South Dakota Mountain Lion Hunting
Mountain Lion Hunting in South Dakota is a thrilling experience!
South Dakota residents have an opportunity to hunt mountain lions statewide. The prime focus for mountain lion hunting is the Black Hills.
Mountain Lion Hunting in South Dakota 2010
A limited number of licenses are available to residents only for specific areas in the Black Hills.
Take a look around at the tools and information on the left to find Season Dates, License and Application Requirements and much more.
Mountain lions inhabit much of the Black Hills, but prefer isolated, rocky terrain surrounded by timber. There has been documented movement of mountain lions outside of the Black Hills and onto the prairies of South Dakota. They typically follow river drainages as they travel.
A harvest limit is established prior to each hunting season based on change in the mountain lion population resulting from mortality, births, lions coming into the Black Hills from other lion populations, and lions dispersing from the Black Hills. As habitat conditions degrade or improve, population goals will fluctuate, future mountain lion seasons will be based on the outcome of past hunting season, changing habitat conditions, research results, and the current population status.
The Cougar (Puma concolor), also known as puma, mountain lion, catamount, or panther, depending on the region, is a mammal of the Felidae family, native to the Americas. This large, solitary cat has the greatest range of any wild terrestrial mammal in the Western Hemisphere, extending from Yukon in Canada to the southern Andes of South America.
An adaptable, generalist species, the cougar is found in every major American habitat type. It is the second heaviest cat in the American continents after the jaguar, and the fourth heaviest in the world, along with the leopard, after the tiger, lion, and jaguar, although it is most closely related to smaller felines.
A capable stalk-and-ambush predator, the cougar pursues a wide variety of prey. Primary food sources include ungulates such as deer, elk, and bighorn sheep, as well as domestic cattle, horses, and sheep, particularly in the northern part of its range, but it also hunts species as small as insects and rodents. Moreover, it prefers habitats with dense underbrush and rocky areas for stalking, but it can live in open areas. The cougar is territorial and persists at low population densities. Individual territory sizes depend on terrain, vegetation, and abundance of prey. While it is a large predator, it is not always the dominant species in its range, as when it competes for prey with other predators such as the jaguar, gray wolf, American Black Bear, and the grizzly bear. It is a reclusive cat and usually avoids people. Attacks on humans remain rare, despite a recent increase in frequency.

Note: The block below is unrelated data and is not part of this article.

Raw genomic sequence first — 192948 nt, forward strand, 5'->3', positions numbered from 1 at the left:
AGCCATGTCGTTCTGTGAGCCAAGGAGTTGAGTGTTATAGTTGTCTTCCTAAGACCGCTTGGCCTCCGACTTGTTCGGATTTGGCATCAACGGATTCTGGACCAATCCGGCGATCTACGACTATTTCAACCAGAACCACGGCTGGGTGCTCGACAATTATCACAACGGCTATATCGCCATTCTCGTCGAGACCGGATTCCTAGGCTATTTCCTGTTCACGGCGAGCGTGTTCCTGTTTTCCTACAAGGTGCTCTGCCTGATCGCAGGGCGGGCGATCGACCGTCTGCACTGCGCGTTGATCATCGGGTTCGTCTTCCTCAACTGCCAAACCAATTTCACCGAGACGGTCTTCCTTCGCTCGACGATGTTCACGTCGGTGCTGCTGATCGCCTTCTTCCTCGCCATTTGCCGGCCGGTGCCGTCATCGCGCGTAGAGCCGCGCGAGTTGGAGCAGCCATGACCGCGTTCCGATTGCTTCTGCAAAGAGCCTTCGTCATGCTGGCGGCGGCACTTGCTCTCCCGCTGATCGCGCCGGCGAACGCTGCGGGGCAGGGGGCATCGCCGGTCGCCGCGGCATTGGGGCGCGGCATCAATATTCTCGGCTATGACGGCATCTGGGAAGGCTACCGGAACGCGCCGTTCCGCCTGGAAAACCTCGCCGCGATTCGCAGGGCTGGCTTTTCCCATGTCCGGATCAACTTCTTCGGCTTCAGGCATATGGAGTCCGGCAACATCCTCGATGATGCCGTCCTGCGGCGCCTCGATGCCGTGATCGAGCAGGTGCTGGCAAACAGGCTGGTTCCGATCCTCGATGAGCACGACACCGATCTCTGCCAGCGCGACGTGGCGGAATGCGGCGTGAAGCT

Adults stand about 2.0 to 2.5 ft tall at the shoulders. The length of adult males is around 8 ft long nose to tail, with overall ranges between 5 and 9 ft nose to tail suggested for the species in general. Males have an average weight of about 115 to 160 pounds. In rare cases, some may reach over 260 lb. Female average weight is between 75 and 105 lb.
Although cougars resemble the domestic cat, they are about the same size as an adult human. The head of the cat is round and the ears erect. Its powerful forequarters, neck, and jaw serve to grasp and hold large prey. It has five retractable claws on its forepaws (one a dewclaw) and four on its hind paws. The larger front feet and claws are adaptations to clutching prey.
If you are ready to hunt Mountain Lions in South Dakota, or need more information, stop by our Galleries, Forums or Blog to get the latest scoop on the the 2010 South Dakota Mountain Lion Hunting Season.
South Dakota Hunting provides information on Pheasant Hunting, big game hunting, small game hunting, waterfowl hunting, and predator hunting. If you are looking for a professional outfitter to guide you on your hunt, South Daktoa Outfitters is where you will find it.